What a Santa Claus Rally Could Mean for Your Investments This Year

Santa hat on heap of US dollars stock photo
Viorika / iStock.com

As if Santa doesn’t have enough on his plate delivering gifts around the world in a single night, now he’s being pressured by Wall Street to cheer up the stock market.

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Investors in an otherwise dreary year are looking for a “Santa Claus rally” to bolster returns before the end of 2022.

The rally got its name because stock markets tend to improve around Christmastime, typically during the last five trading days of the calendar year and the first two of the new year, CNBC reported. Since 1950, the S&P 500 index has climbed an average of 1.3% a year over those seven days.

More recently, the Santa Claus rally pushed the S&P 500 up about 5% between Dec. 20, 2021, and Jan. 4, 2022, according to Benzinga. The year before, the Santa rally led to a 2.4% gain in the S&P 500. Santa rallies have taken place about two-thirds of the time since 1993.

This would be an especially good year for a Santa rally to work its magic. The S&P 500 is down about 16% over the past 12 months, while the Dow has slipped about 6% over the same time frame. A rally of anywhere from 2% to 5% would do wonders to boost investments heading into 2023.

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As CNBC noted, December is typically one of the strongest months for U.S. stocks. Since 1926, only July and April have outpaced December’s average returns, according to data from Morningstar Direct.

Why this is isn’t exactly clear. It probably has something to do with a combination of optimism over the coming new year, increased spending over the holidays and the close of “tax-loss-selling season,” when traders and investors sell losing positions to minimize capital gains. Other factors include holiday and year-end bonuses and the expectation that a rally will take place in late December — because that’s usually the case.

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“When you think of a Santa Claus rally, it’s all about anticipating or looking forward,” Terry DuFrene, global investment specialist at J.P. Morgan Private Bank in New Orleans, told CNBC. “Now you have a chance to hit the reset button.”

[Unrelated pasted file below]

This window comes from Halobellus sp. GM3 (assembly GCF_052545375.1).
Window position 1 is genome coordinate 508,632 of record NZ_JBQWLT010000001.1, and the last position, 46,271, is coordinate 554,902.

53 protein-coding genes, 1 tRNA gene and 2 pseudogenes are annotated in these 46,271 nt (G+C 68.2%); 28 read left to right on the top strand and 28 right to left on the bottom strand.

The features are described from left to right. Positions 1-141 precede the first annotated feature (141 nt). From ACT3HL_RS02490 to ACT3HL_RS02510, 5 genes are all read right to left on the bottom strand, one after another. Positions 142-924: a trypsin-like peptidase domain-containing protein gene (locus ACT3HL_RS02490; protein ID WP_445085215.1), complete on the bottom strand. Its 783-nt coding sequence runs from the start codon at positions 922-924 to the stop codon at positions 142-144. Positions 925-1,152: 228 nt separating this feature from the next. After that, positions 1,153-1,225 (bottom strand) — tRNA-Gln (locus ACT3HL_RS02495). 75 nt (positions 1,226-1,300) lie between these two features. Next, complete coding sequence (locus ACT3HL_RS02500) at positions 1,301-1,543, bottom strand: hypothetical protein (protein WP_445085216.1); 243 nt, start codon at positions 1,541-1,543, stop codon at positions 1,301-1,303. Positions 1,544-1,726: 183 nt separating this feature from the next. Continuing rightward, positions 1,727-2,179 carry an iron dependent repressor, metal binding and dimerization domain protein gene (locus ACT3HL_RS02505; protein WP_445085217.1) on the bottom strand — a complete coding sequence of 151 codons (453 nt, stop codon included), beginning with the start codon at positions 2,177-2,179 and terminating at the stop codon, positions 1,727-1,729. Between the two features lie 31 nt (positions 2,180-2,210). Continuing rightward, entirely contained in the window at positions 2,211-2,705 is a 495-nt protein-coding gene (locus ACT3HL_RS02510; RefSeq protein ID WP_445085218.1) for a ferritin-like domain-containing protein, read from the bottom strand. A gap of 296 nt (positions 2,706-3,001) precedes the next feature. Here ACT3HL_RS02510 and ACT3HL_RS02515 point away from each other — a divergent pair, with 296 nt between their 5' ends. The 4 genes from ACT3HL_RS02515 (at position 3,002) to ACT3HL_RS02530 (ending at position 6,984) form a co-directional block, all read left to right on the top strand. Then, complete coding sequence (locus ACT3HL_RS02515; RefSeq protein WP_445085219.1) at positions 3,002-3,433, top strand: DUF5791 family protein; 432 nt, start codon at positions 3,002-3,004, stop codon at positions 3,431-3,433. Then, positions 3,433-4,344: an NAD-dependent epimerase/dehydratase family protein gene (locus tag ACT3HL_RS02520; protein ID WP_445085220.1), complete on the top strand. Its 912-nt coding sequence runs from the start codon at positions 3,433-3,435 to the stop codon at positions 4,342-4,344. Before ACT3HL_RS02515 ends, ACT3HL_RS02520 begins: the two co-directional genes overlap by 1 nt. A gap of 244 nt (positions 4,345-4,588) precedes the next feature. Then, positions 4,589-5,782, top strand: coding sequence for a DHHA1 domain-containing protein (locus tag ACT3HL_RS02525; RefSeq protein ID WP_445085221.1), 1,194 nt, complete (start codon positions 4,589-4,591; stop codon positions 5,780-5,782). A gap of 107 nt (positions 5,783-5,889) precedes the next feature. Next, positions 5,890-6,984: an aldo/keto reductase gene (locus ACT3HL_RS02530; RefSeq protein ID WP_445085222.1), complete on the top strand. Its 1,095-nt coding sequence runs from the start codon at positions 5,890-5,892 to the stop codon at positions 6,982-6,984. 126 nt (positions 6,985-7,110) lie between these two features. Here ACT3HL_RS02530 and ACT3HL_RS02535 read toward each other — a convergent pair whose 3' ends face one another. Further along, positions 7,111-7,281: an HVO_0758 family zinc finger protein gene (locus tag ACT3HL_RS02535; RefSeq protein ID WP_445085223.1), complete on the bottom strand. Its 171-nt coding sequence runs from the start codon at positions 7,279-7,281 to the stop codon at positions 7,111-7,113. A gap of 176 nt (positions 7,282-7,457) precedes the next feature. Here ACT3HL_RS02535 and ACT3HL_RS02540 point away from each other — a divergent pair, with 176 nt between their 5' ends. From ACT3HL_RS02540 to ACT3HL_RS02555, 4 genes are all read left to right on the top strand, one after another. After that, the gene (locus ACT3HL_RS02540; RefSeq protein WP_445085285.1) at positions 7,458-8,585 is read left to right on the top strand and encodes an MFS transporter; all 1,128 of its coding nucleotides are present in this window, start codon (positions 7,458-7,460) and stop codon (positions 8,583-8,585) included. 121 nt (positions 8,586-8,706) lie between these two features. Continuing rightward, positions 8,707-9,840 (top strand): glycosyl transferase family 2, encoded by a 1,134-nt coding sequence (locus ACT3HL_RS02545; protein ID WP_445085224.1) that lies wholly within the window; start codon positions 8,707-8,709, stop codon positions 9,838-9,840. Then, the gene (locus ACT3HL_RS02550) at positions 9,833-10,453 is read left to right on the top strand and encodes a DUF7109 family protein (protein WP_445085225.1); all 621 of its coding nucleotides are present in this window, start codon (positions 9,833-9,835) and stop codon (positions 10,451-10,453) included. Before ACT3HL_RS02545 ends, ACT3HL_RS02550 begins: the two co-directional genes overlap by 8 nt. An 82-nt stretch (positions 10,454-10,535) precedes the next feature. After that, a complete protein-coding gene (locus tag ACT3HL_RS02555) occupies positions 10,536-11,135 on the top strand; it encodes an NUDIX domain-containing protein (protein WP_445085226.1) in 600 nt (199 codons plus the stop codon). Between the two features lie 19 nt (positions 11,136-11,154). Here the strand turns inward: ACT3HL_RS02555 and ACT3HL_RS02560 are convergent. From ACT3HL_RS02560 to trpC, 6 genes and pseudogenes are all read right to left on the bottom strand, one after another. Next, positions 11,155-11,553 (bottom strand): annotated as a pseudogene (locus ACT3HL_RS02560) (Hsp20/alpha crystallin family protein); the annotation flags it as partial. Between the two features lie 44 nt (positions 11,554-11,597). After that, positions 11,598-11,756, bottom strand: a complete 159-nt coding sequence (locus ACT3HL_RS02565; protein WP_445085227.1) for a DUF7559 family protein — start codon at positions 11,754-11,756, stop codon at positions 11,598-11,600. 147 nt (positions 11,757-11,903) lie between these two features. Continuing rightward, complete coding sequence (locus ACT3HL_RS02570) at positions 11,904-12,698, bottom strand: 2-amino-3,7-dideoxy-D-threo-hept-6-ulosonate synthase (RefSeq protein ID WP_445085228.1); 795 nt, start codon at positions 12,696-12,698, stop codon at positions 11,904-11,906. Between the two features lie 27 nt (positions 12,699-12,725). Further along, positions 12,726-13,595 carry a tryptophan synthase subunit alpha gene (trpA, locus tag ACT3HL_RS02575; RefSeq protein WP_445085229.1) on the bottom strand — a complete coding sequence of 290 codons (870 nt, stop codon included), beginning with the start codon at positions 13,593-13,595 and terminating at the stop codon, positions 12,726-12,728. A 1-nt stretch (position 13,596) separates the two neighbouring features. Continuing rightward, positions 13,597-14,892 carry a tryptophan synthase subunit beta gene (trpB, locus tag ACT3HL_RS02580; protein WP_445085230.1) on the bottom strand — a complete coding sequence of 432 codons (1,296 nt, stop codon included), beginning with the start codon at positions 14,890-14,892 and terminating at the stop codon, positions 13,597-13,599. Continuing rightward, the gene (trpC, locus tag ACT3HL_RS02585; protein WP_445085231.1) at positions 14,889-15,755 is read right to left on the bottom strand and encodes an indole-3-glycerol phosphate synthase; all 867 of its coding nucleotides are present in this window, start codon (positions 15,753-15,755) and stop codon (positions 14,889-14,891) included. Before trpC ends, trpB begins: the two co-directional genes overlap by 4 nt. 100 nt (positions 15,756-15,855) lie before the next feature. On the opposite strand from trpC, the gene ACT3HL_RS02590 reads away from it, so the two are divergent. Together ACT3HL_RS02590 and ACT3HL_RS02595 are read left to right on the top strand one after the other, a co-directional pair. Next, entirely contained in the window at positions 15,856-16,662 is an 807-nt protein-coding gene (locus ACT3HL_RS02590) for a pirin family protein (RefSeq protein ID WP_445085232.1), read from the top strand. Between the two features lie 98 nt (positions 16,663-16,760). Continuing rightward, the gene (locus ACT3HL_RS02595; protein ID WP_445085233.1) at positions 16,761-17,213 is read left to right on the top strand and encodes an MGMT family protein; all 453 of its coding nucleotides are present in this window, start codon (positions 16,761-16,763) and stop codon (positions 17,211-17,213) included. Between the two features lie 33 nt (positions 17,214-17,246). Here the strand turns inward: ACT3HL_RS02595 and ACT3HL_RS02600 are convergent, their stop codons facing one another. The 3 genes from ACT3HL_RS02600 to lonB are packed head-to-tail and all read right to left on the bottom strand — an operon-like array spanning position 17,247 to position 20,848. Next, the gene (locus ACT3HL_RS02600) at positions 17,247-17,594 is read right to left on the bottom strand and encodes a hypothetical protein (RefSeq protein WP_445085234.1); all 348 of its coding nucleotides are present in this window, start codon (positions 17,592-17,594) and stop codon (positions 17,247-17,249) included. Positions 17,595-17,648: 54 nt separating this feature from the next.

Another potential boost this year could come from the midterm elections, which often push stocks higher. This is partly because Wall Street likes divided government, which leads to legislative gridlock — something that helps bring more predictability to the markets.

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“Midterm elections, no matter what, have a tendency to be very bullish, and the Santa Claus rally continues through the next three, six, 12 months,” said Ed Yardeni, president of Yardeni Research.

Looking further ahead, the real rally could come not from Santa Claus but from Federal Reserve Chairman Jerome Powell, who will decide how much longer to hike interest rates to tame inflation.

In a recent report titled “Outlook 2023: Finding Balance,” LPL Research said that if stocks are going to go higher in 2023, “a prompt end to the Fed’s rate hiking campaign will likely be a key component.”

LPL projects that the Fed will pause its hikes during the early spring of 2023 amid a better inflation outlook and loosening job market. If that happens, stocks will likely move higher based on historical pattens, which show that stocks tend to produce solid gains after interest-rate hiking cycles end.

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About the Author

Vance Cariaga is a London-based writer, editor and journalist who previously held staff positions at Investor’s Business Daily, The Charlotte Business Journal and The Charlotte Observer. His work also appeared in Charlotte Magazine, Street & Smith’s Sports Business Journal and Business North Carolina magazine. He holds a B.A. in English from Appalachian State University and studied journalism at the University of South Carolina. His reporting earned awards from the North Carolina Press Association, the Green Eyeshade Awards and AlterNet. In addition to journalism, he has worked in banking, accounting and restaurant management. A native of North Carolina who also writes fiction, Vance’s short story, “Saint Christopher,” placed second in the 2019 Writer’s Digest Short Short Story Competition. Two of his short stories appear in With One Eye on the Cows, an anthology published by Ad Hoc Fiction in 2019. His debut novel, Voodoo Hideaway, was published in 2021 by Atmosphere Press.
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